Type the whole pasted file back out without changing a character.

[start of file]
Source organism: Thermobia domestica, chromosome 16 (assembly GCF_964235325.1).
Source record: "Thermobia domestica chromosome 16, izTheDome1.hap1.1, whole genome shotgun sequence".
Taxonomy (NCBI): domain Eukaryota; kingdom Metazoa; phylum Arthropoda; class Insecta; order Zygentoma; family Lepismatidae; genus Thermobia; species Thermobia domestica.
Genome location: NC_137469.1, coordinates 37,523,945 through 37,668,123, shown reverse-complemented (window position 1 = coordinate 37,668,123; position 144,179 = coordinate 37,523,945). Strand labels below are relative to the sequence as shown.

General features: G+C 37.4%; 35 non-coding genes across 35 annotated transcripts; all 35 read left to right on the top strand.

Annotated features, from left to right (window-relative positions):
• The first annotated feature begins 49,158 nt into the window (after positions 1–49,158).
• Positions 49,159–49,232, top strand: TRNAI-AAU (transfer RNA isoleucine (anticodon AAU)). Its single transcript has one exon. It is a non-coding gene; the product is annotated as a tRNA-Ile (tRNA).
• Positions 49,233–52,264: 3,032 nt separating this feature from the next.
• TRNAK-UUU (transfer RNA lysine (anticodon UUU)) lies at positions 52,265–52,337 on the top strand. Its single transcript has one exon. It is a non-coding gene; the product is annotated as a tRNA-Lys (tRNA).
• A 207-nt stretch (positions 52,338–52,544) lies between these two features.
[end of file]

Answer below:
Source organism: Thermobia domestica, chromosome 16 (assembly GCF_964235325.1).
Source record: "Thermobia domestica chromosome 16, izTheDome1.hap1.1, whole genome shotgun sequence".
Taxonomy (NCBI): domain Eukaryota; kingdom Metazoa; phylum Arthropoda; class Insecta; order Zygentoma; family Lepismatidae; genus Thermobia; species Thermobia domestica.
Genome location: NC_137469.1, coordinates 37,523,945 through 37,668,123, shown reverse-complemented (window position 1 = coordinate 37,668,123; position 144,179 = coordinate 37,523,945). Strand labels below are relative to the sequence as shown.

General features: G+C 37.4%; 35 non-coding genes across 35 annotated transcripts; all 35 read left to right on the top strand.

Annotated features, from left to right (window-relative positions):
• The first annotated feature begins 49,158 nt into the window (after positions 1–49,158).
• Positions 49,159–49,232, top strand: TRNAI-AAU (transfer RNA isoleucine (anticodon AAU)). Its single transcript has one exon. It is a non-coding gene; the product is annotated as a tRNA-Ile (tRNA).
• Positions 49,233–52,264: 3,032 nt separating this feature from the next.
• TRNAK-UUU (transfer RNA lysine (anticodon UUU)) lies at positions 52,265–52,337 on the top strand. Its single transcript has one exon. It is a non-coding gene; the product is annotated as a tRNA-Lys (tRNA).
• A 207-nt stretch (positions 52,338–52,544) lies between these two features.